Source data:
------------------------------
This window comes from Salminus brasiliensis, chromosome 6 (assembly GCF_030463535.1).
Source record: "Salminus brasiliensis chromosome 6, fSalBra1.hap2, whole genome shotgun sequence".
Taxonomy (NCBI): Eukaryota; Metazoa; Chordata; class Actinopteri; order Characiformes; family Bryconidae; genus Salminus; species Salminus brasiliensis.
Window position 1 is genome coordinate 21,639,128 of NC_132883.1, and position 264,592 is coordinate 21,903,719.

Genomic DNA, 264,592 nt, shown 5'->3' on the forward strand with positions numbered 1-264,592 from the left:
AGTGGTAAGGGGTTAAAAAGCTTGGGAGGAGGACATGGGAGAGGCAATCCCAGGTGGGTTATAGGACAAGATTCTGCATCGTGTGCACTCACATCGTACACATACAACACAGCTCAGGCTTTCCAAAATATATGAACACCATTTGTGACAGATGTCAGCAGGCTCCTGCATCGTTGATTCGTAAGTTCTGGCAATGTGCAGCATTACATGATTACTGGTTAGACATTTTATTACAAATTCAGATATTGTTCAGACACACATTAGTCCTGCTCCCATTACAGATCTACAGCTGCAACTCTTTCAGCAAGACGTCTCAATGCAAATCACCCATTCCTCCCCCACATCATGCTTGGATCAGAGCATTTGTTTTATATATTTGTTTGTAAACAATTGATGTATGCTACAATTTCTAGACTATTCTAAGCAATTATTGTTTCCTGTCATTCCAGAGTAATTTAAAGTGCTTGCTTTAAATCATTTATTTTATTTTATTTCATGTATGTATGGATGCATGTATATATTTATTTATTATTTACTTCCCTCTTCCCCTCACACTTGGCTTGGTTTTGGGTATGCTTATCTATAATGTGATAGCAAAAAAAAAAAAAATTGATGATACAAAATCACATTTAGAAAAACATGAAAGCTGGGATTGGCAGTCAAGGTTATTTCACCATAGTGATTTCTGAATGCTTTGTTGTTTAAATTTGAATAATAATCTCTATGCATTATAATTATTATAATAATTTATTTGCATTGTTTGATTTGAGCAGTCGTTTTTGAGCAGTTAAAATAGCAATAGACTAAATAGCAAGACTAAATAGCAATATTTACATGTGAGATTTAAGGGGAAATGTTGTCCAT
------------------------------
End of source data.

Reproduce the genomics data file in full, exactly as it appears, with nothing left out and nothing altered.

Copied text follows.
This window comes from Salminus brasiliensis, chromosome 6 (assembly GCF_030463535.1).
Source record: "Salminus brasiliensis chromosome 6, fSalBra1.hap2, whole genome shotgun sequence".
Taxonomy (NCBI): Eukaryota; Metazoa; Chordata; class Actinopteri; order Characiformes; family Bryconidae; genus Salminus; species Salminus brasiliensis.
Window position 1 is genome coordinate 21,639,128 of NC_132883.1, and position 264,592 is coordinate 21,903,719.

Genomic DNA, 264,592 nt, shown 5'->3' on the forward strand with positions numbered 1-264,592 from the left:
AGTGGTAAGGGGTTAAAAAGCTTGGGAGGAGGACATGGGAGAGGCAATCCCAGGTGGGTTATAGGACAAGATTCTGCATCGTGTGCACTCACATCGTACACATACAACACAGCTCAGGCTTTCCAAAATATATGAACACCATTTGTGACAGATGTCAGCAGGCTCCTGCATCGTTGATTCGTAAGTTCTGGCAATGTGCAGCATTACATGATTACTGGTTAGACATTTTATTACAAATTCAGATATTGTTCAGACACACATTAGTCCTGCTCCCATTACAGATCTACAGCTGCAACTCTTTCAGCAAGACGTCTCAATGCAAATCACCCATTCCTCCCCCACATCATGCTTGGATCAGAGCATTTGTTTTATATATTTGTTTGTAAACAATTGATGTATGCTACAATTTCTAGACTATTCTAAGCAATTATTGTTTCCTGTCATTCCAGAGTAATTTAAAGTGCTTGCTTTAAATCATTTATTTTATTTTATTTCATGTATGTATGGATGCATGTATATATTTATTTATTATTTACTTCCCTCTTCCCCTCACACTTGGCTTGGTTTTGGGTATGCTTATCTATAATGTGATAGCAAAAAAAAAAAAAATTGATGATACAAAATCACATTTAGAAAAACATGAAAGCTGGGATTGGCAGTCAAGGTTATTTCACCATAGTGATTTCTGAATGCTTTGTTGTTTAAATTTGAATAATAATCTCTATGCATTATAATTATTATAATAATTTATTTGCATTGTTTGATTTGAGCAGTCGTTTTTGAGCAGTTAAAATAGCAATAGACTAAATAGCAAGACTAAATAGCAATATTTACATGTGAGATTTAAGGGGAAATGTTGTCCAT